⛵ Uber's Titanic | 👁️ Apple's 1984 | 🕺 Facebook's Truman Show

⛵ Uber's Titanic | 👁️ Apple's 1984 | 🕺 Facebook's Truman Show
By Connected Paths (Riaz Kanani) • Issue #23

Uber accelerates change
Uber, the company that has changed the way we find a taxi has been “in trouble” for years. Fighting lawsuits around its business model, fighting its corner on how it treats its drivers, employees and even its customers. All whilst building a very global and valuable business.
As each year passed though, the negative stories about its internal culture, harassment and discrimination continued to grow. As recently as two weeks ago, following an internal investigation, 20 people were fired with more still under investigation. It seemed like a clean out of the company had begun and Uber, having resisted for years was cleaning house very publicly.
The public approach was needed to start shifting the public opinion of Uber and to start a change in culture inside Uber itself. The latter though is much harder to achieve, cultures are sticky and deeply embedded at companies as large and global as Uber. It needs big moves to alter the direction.
Well the biggest move of all happened this week. The founder and majority shareholder of Uber, Travis Kalanick resigned as CEO, days after stepping down temporarily. It is now clear that Uber’s investors pushed for this to happen - though it required Kalanick’s agreement as the voting structure of the company gives him control.
The resignations didn’t stop there either. Bill Gurley, partner at VC firm, Benchmark was widely seen as the driving force behind Kalanick leaving. He has been replaced by a fellow partner at Benchmark. He was one of Uber’s biggest fans from its earliest days and along with all the upheaval within the company, it may have started righting its cultural ills but so much change at the top of a company can make executing on a strategic plan difficult in such a rapidly changing environment. Each new person will add his or her own ideas and they will all be jostling for position in a company that now has a very big power vacuum.
Apple is not living 1984. Really.
For all the claims of openness within the tech world, being able to determine when a product or innovation is announced into the world is something all the major tech companies seek to control.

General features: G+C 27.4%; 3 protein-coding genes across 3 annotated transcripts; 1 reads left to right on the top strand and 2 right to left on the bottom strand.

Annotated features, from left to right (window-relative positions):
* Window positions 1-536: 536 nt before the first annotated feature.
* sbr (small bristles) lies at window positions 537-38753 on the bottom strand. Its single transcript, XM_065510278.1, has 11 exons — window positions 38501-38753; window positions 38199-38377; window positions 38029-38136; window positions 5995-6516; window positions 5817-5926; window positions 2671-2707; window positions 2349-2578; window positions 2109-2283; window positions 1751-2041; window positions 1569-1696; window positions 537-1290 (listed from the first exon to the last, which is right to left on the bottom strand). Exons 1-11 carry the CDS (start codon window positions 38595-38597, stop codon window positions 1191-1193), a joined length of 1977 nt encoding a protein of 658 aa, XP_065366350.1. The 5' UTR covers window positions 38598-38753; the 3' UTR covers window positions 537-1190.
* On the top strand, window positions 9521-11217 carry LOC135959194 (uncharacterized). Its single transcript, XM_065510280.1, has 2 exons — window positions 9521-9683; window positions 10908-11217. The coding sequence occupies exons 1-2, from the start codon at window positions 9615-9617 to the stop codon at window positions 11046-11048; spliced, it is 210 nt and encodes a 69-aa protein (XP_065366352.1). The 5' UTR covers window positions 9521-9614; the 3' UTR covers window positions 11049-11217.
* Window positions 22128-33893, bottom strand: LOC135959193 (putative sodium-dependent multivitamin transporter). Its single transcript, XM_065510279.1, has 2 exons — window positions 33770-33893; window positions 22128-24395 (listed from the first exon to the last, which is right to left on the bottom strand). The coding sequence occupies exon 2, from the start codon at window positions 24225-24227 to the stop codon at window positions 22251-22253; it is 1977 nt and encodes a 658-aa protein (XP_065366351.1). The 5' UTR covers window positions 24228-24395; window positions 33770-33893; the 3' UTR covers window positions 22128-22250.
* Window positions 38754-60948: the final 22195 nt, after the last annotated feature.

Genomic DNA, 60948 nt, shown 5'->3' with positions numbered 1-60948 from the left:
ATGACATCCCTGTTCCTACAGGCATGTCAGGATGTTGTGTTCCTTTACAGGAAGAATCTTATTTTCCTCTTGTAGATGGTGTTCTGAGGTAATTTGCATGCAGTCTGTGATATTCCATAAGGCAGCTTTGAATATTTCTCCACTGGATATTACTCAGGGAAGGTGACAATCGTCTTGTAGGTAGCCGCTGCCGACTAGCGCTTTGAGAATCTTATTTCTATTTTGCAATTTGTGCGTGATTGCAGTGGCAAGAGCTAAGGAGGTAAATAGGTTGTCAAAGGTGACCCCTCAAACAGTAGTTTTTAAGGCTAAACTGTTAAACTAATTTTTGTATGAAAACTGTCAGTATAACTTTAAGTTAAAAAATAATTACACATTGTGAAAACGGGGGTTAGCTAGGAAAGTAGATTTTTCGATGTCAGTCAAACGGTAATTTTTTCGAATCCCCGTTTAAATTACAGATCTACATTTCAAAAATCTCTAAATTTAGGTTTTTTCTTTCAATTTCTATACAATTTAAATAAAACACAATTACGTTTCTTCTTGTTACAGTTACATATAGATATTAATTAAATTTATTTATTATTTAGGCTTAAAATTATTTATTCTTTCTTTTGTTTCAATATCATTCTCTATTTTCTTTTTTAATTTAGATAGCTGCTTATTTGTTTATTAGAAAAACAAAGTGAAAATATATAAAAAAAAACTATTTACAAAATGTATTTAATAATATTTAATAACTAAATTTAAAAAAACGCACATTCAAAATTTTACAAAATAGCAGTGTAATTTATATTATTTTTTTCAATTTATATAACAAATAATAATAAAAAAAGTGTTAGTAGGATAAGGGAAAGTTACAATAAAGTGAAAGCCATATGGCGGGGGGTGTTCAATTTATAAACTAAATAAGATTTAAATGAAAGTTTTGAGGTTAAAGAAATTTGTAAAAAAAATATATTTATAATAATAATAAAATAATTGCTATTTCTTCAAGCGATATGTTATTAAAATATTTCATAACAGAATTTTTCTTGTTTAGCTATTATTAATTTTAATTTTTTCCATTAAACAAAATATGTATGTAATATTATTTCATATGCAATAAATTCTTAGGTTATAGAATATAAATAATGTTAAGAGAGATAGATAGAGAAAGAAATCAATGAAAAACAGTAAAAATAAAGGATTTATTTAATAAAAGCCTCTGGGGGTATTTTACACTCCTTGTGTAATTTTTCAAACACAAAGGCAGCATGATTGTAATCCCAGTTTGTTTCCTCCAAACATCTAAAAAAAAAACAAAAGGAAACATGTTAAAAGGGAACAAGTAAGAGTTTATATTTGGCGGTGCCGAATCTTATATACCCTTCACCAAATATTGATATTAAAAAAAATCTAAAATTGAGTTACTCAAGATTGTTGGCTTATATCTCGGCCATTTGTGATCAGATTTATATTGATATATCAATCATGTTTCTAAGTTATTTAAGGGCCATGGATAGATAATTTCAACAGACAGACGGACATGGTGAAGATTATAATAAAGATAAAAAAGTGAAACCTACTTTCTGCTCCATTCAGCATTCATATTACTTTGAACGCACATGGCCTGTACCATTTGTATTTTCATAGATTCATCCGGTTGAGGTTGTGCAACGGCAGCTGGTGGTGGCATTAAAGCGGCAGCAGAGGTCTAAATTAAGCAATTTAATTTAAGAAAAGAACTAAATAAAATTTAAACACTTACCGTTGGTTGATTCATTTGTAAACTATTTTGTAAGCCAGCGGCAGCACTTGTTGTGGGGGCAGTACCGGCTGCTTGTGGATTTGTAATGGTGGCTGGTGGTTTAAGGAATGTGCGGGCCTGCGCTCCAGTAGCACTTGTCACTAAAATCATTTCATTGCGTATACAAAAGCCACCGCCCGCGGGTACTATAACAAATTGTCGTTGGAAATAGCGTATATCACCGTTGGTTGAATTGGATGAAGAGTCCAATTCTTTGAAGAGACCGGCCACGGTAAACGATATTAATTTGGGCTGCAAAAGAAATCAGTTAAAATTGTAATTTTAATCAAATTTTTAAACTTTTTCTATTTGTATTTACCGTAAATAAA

Apple is the standard bearer in terms of controlling its secrets. For years its products rarely leaked and when they did they pressured the press into not publishing them. Gizmodo famously ignored this and was blacklisted by Apple as a result. (More here and here).
Since Tim Cook has become CEO of Apple, the leaks seem to have increased dramatically. Most came via leaks in its distribution chain (usually via its factories) and it looks like this has been the focus. A document has leaked (the irony) showing the lengths Apple have taken to lock down its distribution. 
In short, Apple has hired people from across the intelligence agencies to create a team that I suspect is feared across Apple. Apple of course denies this and suggests there isn’t a big brother watching, reading emails and following you on the bus. Though what happens when you are under suspicion is of course unsaid.
For now, it has worked, with the distribution chain leaking less than Apple’s own campus.
One other snippet also caught my eye though - the group are telling employees to watch what they say in hallways and the lobby. Didn’t Apple just spend $5bn on a new campus HQ designed to encourage collaboration? 
Facebook is good.
Alyssa Pointer / Chicago Tribune
Alyssa Pointer / Chicago Tribune
Finally, Facebook made a slew of announcements this past week at its first ever community summit in Chicago. The biggest was changing its mission. Its now old mission was “making the world more open and connected” and was felt to have flaws (which it did - especially when it came to privacy). The new one builds on a theme they announced last year: “bring the world closer together”. Suitably fluffy and cuddly sounding. #notcynical
Some are suggesting this might result in less ads on Facebook. I’m not convinced this impacts there. In fact, I am not sure this will change anything significantly that hasn’t already been announced as this is something they have been thinking strategically about for some time now. The change just confirms this shift. 
The business model will not change, advertising will remain the key driver of revenue. I think we can safely say the “privacy is dead” meme is itself dead (hoorah!) and will result in both a greater control of your own privacy (when it comes to sharing with the public not Facebook) and an increased ability to connect in smaller groups. Obviously they still need to deal with their fake news problem and I’d like them to make it easier to deal with the increased polarisation effects the network has by only showing you views you agree with. Both things I believe are being worked on.
You can see Mark Zuckerberg’s full speech here.
One of the big challenges Facebook and other communities online face is how women are treated. Often women self censor by saying they are male or not disclosing a gender. This obviously says something about our society both offline and online. India has very visibly had issues on this topic offline and Facebook India has come up with a way to protect women’s profile photos from being shared etc. (See more here). It is a nice idea but unless it also stops people taking photos of the profile images (it doesn’t) I am not sure this will do much to change behaviour. In any case, this is something that society itself in India need to fix.
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Connected Paths (Riaz Kanani)
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